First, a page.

+->  User/tenant|
                                          | |  /VN-id     |
                                          | +-------------+
                                          | +---------+
                                          | |Address/ |
                                          +->address  |
                                          | |group    |
                                          | +---------+
                                          | +-----------+
                                          | |Layer 2/3/4|
                                          +->header, or |
                                          | |payload    |
                                 +------+ | +-----------+
                                 |Packet| | +---------+
                               +->based |-+-> Service |
                               | |match | | +---------+
                               | +------+ | +-----------+
                               |          +->Application|
                               |            +-----------+
             +----+    +-----+ |
             |    |  +->Match|-+             +----------+
          +-->Rule|  | +-----+ |           +-> Session  |
          |  |    |  |         |           | | state    |
          |  +----+  |         | +-------+ | +----------+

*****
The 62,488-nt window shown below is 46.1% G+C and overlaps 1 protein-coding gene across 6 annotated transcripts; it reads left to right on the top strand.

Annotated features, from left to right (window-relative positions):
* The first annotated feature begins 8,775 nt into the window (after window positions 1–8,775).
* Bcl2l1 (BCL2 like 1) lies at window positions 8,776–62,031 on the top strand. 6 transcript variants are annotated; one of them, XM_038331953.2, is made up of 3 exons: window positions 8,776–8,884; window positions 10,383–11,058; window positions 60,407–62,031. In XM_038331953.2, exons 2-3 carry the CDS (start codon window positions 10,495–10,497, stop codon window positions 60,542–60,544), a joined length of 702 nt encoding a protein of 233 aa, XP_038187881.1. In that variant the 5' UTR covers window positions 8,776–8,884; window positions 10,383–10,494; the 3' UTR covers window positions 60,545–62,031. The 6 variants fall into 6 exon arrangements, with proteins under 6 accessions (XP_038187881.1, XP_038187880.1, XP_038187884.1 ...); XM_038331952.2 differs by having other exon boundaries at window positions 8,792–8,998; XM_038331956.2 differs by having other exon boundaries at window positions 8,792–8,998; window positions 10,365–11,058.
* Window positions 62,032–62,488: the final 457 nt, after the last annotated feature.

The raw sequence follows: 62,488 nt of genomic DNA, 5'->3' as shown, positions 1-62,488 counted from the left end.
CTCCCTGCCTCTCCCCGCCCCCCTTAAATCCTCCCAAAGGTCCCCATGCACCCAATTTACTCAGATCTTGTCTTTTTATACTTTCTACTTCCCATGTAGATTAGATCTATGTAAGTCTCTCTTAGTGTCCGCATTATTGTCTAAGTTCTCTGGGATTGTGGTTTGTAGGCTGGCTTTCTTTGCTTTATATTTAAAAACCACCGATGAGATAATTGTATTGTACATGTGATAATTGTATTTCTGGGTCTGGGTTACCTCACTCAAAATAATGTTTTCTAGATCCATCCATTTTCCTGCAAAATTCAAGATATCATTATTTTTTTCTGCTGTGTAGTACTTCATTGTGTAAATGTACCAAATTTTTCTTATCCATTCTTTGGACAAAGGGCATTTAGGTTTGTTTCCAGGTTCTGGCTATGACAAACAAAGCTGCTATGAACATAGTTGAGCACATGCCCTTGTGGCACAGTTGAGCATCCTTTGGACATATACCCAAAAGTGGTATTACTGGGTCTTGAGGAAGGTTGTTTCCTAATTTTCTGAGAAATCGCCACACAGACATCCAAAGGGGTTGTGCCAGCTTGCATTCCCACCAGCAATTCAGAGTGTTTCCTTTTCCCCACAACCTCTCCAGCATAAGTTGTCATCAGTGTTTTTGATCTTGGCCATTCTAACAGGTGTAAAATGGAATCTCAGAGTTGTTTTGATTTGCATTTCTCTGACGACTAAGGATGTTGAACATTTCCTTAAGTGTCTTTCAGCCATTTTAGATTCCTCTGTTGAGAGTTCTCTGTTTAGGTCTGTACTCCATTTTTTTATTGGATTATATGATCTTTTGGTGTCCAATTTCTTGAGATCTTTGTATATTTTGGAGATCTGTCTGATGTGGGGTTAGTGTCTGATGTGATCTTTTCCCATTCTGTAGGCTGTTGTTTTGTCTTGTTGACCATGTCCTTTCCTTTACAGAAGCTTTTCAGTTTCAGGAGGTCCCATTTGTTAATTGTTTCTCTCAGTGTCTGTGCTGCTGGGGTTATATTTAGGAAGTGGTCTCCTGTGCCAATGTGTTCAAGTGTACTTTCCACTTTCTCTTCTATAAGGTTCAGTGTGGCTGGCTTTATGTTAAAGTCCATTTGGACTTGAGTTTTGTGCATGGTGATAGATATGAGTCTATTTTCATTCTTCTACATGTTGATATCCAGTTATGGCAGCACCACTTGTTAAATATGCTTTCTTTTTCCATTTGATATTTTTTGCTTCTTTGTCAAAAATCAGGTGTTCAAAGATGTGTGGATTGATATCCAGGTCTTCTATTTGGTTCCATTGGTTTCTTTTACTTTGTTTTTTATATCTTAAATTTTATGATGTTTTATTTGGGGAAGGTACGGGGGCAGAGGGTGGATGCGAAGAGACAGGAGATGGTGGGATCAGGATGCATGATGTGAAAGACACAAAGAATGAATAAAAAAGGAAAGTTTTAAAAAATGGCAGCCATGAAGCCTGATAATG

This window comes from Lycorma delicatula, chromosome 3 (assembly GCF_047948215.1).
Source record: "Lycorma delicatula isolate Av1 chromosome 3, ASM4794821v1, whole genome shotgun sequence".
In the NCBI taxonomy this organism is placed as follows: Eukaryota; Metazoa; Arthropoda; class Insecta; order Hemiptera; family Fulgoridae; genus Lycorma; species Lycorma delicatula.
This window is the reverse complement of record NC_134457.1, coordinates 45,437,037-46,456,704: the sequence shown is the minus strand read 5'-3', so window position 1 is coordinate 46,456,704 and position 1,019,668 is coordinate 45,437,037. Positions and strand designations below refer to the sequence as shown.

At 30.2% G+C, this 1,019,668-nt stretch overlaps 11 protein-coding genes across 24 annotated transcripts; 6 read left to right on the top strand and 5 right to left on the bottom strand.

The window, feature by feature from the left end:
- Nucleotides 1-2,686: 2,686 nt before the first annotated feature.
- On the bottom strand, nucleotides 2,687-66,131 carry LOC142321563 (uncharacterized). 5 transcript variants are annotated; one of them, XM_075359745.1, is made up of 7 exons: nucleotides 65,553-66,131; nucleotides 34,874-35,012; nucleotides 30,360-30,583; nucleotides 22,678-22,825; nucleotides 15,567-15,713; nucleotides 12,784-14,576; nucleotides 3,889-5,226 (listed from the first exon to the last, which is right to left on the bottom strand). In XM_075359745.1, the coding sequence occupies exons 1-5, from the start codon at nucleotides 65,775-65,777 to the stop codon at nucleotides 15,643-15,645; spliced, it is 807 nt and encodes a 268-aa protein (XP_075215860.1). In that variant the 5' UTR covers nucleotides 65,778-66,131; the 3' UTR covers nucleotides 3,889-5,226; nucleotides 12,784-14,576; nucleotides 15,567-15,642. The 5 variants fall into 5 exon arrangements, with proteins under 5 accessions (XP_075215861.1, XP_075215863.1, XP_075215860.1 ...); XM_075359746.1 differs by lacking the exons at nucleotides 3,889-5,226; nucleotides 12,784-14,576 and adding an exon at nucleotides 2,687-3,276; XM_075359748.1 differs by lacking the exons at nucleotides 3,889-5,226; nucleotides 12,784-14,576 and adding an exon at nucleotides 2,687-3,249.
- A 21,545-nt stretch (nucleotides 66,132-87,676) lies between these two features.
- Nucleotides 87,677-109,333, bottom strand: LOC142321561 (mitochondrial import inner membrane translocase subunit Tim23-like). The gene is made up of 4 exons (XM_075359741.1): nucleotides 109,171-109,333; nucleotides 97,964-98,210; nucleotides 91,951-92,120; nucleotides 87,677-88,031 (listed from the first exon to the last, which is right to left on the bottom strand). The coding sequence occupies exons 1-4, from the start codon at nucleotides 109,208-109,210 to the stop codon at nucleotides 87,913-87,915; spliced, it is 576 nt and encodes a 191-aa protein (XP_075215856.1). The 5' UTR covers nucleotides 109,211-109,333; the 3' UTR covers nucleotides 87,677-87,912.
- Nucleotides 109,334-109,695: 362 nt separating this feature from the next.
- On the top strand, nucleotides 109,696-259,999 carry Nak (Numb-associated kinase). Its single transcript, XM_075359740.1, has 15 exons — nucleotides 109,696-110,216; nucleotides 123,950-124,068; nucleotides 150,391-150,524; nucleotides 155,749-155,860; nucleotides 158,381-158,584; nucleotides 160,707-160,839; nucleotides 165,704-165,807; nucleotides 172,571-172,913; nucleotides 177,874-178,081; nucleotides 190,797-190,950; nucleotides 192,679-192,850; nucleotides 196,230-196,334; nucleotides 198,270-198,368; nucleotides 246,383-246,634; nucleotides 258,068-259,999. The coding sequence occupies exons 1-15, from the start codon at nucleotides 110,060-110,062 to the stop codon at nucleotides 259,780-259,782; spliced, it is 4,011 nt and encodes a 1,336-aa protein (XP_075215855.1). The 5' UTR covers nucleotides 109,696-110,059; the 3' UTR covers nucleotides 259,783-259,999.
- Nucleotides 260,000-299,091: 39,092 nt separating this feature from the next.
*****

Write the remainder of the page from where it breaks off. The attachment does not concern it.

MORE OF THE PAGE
|          |         | |context| | +----------+
          |    *     |         +->based  +-+-> Schedule |
          |    *     |           |match  | | +----------+
          |    *     |           +-------+ | +---------+
          |          |                     | |Region/  |
          |          |                     +->region   |
+------+     +----+  |                       |group    |
|      |  |  |    |  |                       +---------+
|Policy+--+-->Rule+--+
|      |  |  |    |  |                         +-------+
+------+  |  +----+  |                       +->Permit +
          |          |                       | +-------+
          |    *     |             +-------+ | +-------+
          |    *     |           +->Basic  +-+-> Deny  |
          |    *     |           | |actions| | +-------+
          |          |           | +-------+ | +-------+
          |          |           |           +-> Mirror|
          |          |           |             +-------+
          |          |           |
          |          |           |              +----------+
          |          |           |            +->Antivirus:|
          |  +----+  |           |            | |profile   |


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          |  |    |  | +-------+ |            | +----------+
          +-->Rule|  +->Actions+-+            | +---------+
             |    |    +-------+ |            +->  IPS:   |
             +----+                           | |signature|
                                 |            | +---------+
                                 |            | +----------+
                                 |            | | URL      |
                                 |            +->Filtering:|
                                              | |data base |
                                 |            | +----------+
                                 | +--------+ | +----------+
                                 +->Advanced+-+ |  File    |
                                   |actions | +->Blocking: |
                                   +--------+ | |profile   |
                                              | +----------+
                                              | +----------+
                                              | |  Data    |